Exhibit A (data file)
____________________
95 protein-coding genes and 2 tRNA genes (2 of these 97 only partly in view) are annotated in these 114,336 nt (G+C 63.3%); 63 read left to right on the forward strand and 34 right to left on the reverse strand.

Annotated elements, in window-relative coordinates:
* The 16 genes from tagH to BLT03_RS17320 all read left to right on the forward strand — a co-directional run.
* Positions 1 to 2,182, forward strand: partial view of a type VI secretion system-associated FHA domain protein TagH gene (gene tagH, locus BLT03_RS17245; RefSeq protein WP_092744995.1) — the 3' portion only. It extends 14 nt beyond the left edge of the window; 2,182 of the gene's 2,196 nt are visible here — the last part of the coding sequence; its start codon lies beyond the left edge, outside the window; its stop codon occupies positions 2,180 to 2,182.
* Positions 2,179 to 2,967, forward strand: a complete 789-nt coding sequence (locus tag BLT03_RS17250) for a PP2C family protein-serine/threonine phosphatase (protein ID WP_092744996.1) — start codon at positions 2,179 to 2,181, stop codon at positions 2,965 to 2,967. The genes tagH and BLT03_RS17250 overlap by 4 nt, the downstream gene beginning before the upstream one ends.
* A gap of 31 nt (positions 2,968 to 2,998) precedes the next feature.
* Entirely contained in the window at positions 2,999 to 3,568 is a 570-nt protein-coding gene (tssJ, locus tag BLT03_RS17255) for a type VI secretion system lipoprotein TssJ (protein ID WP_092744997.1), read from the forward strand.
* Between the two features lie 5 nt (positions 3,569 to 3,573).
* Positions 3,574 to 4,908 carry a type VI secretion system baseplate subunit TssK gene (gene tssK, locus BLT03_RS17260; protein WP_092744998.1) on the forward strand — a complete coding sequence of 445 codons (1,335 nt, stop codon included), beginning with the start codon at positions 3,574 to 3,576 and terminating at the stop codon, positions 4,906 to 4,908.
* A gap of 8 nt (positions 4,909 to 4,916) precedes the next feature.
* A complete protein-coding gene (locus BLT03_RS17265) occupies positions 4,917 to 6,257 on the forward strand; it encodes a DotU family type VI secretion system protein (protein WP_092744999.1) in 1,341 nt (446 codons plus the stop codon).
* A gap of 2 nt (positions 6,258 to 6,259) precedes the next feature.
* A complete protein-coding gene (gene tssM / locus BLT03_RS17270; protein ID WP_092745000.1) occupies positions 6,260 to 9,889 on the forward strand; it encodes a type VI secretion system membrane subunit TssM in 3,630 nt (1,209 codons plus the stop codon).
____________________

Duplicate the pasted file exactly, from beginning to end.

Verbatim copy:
95 protein-coding genes and 2 tRNA genes (2 of these 97 only partly in view) are annotated in these 114,336 nt (G+C 63.3%); 63 read left to right on the forward strand and 34 right to left on the reverse strand.

Annotated elements, in window-relative coordinates:
* The 16 genes from tagH to BLT03_RS17320 all read left to right on the forward strand — a co-directional run.
* Positions 1 to 2,182, forward strand: partial view of a type VI secretion system-associated FHA domain protein TagH gene (gene tagH, locus BLT03_RS17245; RefSeq protein WP_092744995.1) — the 3' portion only. It extends 14 nt beyond the left edge of the window; 2,182 of the gene's 2,196 nt are visible here — the last part of the coding sequence; its start codon lies beyond the left edge, outside the window; its stop codon occupies positions 2,180 to 2,182.
* Positions 2,179 to 2,967, forward strand: a complete 789-nt coding sequence (locus tag BLT03_RS17250) for a PP2C family protein-serine/threonine phosphatase (protein ID WP_092744996.1) — start codon at positions 2,179 to 2,181, stop codon at positions 2,965 to 2,967. The genes tagH and BLT03_RS17250 overlap by 4 nt, the downstream gene beginning before the upstream one ends.
* A gap of 31 nt (positions 2,968 to 2,998) precedes the next feature.
* Entirely contained in the window at positions 2,999 to 3,568 is a 570-nt protein-coding gene (tssJ, locus tag BLT03_RS17255) for a type VI secretion system lipoprotein TssJ (protein ID WP_092744997.1), read from the forward strand.
* Between the two features lie 5 nt (positions 3,569 to 3,573).
* Positions 3,574 to 4,908 carry a type VI secretion system baseplate subunit TssK gene (gene tssK, locus BLT03_RS17260; protein WP_092744998.1) on the forward strand — a complete coding sequence of 445 codons (1,335 nt, stop codon included), beginning with the start codon at positions 3,574 to 3,576 and terminating at the stop codon, positions 4,906 to 4,908.
* A gap of 8 nt (positions 4,909 to 4,916) precedes the next feature.
* A complete protein-coding gene (locus BLT03_RS17265) occupies positions 4,917 to 6,257 on the forward strand; it encodes a DotU family type VI secretion system protein (protein WP_092744999.1) in 1,341 nt (446 codons plus the stop codon).
* A gap of 2 nt (positions 6,258 to 6,259) precedes the next feature.
* A complete protein-coding gene (gene tssM / locus BLT03_RS17270; protein ID WP_092745000.1) occupies positions 6,260 to 9,889 on the forward strand; it encodes a type VI secretion system membrane subunit TssM in 3,630 nt (1,209 codons plus the stop codon).